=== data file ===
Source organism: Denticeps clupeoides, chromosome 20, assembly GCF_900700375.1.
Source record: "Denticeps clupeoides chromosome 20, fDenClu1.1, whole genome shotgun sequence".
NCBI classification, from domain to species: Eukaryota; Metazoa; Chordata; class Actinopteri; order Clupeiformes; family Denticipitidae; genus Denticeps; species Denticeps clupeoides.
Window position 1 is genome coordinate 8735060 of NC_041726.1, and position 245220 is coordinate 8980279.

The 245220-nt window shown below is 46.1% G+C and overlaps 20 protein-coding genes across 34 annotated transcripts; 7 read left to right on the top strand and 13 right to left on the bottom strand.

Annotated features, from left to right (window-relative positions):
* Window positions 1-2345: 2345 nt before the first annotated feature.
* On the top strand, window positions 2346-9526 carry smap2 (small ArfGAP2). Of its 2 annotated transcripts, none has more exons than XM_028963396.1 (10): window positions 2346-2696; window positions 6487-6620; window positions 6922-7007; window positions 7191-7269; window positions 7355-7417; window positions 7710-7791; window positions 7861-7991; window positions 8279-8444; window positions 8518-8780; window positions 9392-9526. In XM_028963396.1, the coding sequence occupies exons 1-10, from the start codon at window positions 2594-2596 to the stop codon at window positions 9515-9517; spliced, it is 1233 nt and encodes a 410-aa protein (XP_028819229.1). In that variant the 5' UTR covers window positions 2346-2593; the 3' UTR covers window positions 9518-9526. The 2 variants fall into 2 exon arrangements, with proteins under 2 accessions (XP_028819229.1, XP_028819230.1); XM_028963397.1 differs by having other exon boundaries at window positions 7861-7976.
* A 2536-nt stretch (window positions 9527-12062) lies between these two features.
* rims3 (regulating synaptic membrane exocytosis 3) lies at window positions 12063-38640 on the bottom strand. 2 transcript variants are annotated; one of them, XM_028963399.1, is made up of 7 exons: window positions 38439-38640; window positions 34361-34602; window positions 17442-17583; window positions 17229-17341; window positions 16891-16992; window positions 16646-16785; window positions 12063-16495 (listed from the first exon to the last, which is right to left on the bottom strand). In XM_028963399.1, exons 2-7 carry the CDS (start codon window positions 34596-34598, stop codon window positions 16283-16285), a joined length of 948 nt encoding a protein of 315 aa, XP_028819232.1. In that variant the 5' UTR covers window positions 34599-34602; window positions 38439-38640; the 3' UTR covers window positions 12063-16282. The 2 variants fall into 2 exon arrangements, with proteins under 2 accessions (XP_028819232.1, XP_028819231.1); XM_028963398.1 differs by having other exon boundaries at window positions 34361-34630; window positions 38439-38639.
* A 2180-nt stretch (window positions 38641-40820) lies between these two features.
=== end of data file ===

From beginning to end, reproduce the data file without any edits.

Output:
Source organism: Denticeps clupeoides, chromosome 20, assembly GCF_900700375.1.
Source record: "Denticeps clupeoides chromosome 20, fDenClu1.1, whole genome shotgun sequence".
NCBI classification, from domain to species: Eukaryota; Metazoa; Chordata; class Actinopteri; order Clupeiformes; family Denticipitidae; genus Denticeps; species Denticeps clupeoides.
Window position 1 is genome coordinate 8735060 of NC_041726.1, and position 245220 is coordinate 8980279.

The 245220-nt window shown below is 46.1% G+C and overlaps 20 protein-coding genes across 34 annotated transcripts; 7 read left to right on the top strand and 13 right to left on the bottom strand.

Annotated features, from left to right (window-relative positions):
* Window positions 1-2345: 2345 nt before the first annotated feature.
* On the top strand, window positions 2346-9526 carry smap2 (small ArfGAP2). Of its 2 annotated transcripts, none has more exons than XM_028963396.1 (10): window positions 2346-2696; window positions 6487-6620; window positions 6922-7007; window positions 7191-7269; window positions 7355-7417; window positions 7710-7791; window positions 7861-7991; window positions 8279-8444; window positions 8518-8780; window positions 9392-9526. In XM_028963396.1, the coding sequence occupies exons 1-10, from the start codon at window positions 2594-2596 to the stop codon at window positions 9515-9517; spliced, it is 1233 nt and encodes a 410-aa protein (XP_028819229.1). In that variant the 5' UTR covers window positions 2346-2593; the 3' UTR covers window positions 9518-9526. The 2 variants fall into 2 exon arrangements, with proteins under 2 accessions (XP_028819229.1, XP_028819230.1); XM_028963397.1 differs by having other exon boundaries at window positions 7861-7976.
* A 2536-nt stretch (window positions 9527-12062) lies between these two features.
* rims3 (regulating synaptic membrane exocytosis 3) lies at window positions 12063-38640 on the bottom strand. 2 transcript variants are annotated; one of them, XM_028963399.1, is made up of 7 exons: window positions 38439-38640; window positions 34361-34602; window positions 17442-17583; window positions 17229-17341; window positions 16891-16992; window positions 16646-16785; window positions 12063-16495 (listed from the first exon to the last, which is right to left on the bottom strand). In XM_028963399.1, exons 2-7 carry the CDS (start codon window positions 34596-34598, stop codon window positions 16283-16285), a joined length of 948 nt encoding a protein of 315 aa, XP_028819232.1. In that variant the 5' UTR covers window positions 34599-34602; window positions 38439-38640; the 3' UTR covers window positions 12063-16282. The 2 variants fall into 2 exon arrangements, with proteins under 2 accessions (XP_028819232.1, XP_028819231.1); XM_028963398.1 differs by having other exon boundaries at window positions 34361-34630; window positions 38439-38639.
* A 2180-nt stretch (window positions 38641-40820) lies between these two features.